Religion Returns To The Classroom?

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Commonplace in the sanctuary, the Bible may become common in high school classes across Texas.

A bill filed in the Texas Legislature by State Representative Warren Chisum of Pampa would mandate school districts offer ninth through twelfth graders elective courses in history and literature using the Old and New Testaments as the basic literature. Additional materials from secular and other religions could be assigned as supplemental readings.

Students would be able to satisfy one-half credit in history or literature.

Pastor Clinton Everitt says the Bible has worth in the classroom.

"Literature-wise, the book of poetry, Writings of Solomon, the Songs of David are just incredible pieces of literature," Everitt said.

He says if students read Shakespeare and Homer, consideration should be given to some, if not all of the Bible. Everitt says the Bible's influence can be seen in many places in our society.

"I don't think you can deny that our legal system has its roots, its basis in the law of God," Everitt said.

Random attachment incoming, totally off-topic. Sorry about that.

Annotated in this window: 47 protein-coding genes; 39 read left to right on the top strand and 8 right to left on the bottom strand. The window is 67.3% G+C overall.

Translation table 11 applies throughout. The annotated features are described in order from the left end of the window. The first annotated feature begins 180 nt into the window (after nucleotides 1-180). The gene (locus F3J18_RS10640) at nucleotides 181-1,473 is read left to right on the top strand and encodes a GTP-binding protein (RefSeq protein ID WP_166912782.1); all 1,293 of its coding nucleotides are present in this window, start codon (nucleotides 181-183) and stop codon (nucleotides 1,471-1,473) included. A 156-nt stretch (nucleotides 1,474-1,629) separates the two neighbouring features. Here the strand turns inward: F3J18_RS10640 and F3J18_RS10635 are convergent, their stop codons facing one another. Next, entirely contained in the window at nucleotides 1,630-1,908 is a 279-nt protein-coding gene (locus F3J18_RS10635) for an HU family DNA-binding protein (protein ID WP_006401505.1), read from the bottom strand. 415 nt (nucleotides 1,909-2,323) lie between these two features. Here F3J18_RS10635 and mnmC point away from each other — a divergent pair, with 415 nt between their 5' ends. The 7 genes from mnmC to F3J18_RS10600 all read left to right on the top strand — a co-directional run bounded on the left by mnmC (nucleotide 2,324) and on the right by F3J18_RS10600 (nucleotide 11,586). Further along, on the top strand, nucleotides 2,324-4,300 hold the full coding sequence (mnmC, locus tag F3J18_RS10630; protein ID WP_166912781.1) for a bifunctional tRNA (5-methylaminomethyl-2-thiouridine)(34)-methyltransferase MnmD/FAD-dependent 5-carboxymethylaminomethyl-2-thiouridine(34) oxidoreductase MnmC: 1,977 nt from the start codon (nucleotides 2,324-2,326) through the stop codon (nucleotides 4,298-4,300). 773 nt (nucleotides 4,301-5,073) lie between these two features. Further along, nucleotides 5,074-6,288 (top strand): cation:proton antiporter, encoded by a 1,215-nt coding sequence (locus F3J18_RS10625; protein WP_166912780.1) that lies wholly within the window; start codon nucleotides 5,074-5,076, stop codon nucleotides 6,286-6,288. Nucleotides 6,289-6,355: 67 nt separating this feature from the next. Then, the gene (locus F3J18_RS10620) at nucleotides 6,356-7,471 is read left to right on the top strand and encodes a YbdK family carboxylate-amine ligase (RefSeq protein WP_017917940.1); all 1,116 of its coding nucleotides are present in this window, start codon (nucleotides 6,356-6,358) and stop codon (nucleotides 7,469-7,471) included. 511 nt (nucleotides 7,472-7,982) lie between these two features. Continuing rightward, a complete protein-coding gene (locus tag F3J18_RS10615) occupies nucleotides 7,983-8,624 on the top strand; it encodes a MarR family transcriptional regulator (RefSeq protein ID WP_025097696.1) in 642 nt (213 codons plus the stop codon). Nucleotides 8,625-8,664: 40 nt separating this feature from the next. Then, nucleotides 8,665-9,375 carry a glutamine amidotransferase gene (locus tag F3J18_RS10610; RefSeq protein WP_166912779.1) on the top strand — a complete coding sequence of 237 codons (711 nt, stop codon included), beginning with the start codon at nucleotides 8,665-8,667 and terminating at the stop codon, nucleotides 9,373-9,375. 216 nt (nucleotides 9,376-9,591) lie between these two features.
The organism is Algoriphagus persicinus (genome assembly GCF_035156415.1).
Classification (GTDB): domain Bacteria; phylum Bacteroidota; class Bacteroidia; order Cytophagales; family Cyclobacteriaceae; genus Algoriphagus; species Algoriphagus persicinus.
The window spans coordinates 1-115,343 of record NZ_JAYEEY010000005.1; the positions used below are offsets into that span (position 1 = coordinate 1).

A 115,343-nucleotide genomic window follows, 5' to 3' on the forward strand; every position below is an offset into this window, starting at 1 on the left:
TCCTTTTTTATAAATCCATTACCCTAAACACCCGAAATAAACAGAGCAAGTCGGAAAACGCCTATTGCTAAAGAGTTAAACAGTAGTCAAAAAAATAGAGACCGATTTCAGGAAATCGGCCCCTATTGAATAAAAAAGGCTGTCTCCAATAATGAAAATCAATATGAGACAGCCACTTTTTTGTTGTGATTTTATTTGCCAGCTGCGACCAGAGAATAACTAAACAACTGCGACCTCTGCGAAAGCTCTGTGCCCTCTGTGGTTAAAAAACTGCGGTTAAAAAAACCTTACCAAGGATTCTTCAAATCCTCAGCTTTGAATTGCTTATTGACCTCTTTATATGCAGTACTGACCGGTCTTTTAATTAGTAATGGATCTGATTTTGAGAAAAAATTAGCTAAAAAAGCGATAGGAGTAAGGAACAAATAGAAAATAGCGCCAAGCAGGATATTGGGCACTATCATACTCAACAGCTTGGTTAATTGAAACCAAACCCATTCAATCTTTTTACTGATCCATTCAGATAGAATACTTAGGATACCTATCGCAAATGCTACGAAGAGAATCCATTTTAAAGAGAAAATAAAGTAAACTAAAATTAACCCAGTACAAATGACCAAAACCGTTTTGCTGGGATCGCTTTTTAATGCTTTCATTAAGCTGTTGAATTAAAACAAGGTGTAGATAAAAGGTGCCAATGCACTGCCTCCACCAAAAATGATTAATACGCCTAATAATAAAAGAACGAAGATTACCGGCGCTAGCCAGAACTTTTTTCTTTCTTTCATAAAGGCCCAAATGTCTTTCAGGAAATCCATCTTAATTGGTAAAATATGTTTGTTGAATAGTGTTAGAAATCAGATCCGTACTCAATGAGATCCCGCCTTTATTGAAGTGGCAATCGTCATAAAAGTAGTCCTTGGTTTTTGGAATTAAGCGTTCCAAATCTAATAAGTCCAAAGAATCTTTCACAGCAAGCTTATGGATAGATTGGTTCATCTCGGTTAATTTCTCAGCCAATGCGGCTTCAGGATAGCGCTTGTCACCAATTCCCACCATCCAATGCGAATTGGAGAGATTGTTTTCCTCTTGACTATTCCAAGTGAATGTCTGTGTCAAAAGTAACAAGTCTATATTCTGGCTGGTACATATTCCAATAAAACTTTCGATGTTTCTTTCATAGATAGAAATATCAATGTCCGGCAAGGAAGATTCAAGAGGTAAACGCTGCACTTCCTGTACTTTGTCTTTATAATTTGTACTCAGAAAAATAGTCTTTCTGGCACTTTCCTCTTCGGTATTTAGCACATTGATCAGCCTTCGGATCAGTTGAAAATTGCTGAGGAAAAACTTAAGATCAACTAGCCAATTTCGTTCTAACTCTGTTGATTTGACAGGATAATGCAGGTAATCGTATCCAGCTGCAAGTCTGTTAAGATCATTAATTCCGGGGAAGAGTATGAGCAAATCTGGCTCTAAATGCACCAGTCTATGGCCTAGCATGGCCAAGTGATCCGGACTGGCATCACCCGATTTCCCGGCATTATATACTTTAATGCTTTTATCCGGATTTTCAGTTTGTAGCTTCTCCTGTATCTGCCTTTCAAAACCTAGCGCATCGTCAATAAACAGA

County Court Law # 2 Judge Jim Locke says the Bible, combined with their individual religious teachings, is the earliest form of law that many people are exposed to.

"I think that the attitudes that lawmakers have and citizens have and judges and lawyers and jurors are influenced by the Bible," Locke said.

If the bill is approved, the state mandate spells out the course must be taught in an objective, "non-devotional manner," and it cannot attempt to indoctrinate students. Right now, school districts aren't making any plans to add these courses to schedules.

College Station ISD Superintendent Eddie Coulson says the district will gladly offer the course if mandated, but they waiting on word from the state.

"I'm just going to take a wait and see approach to this," Coulson said. "This is certainly a long way from being anywhere close to a requirement for CSISD, so for us, it's something we will wait and see."

The state may decide if the Bible will enter the Texas public high schools, but the demand from students and parents could determine if these courses stay around.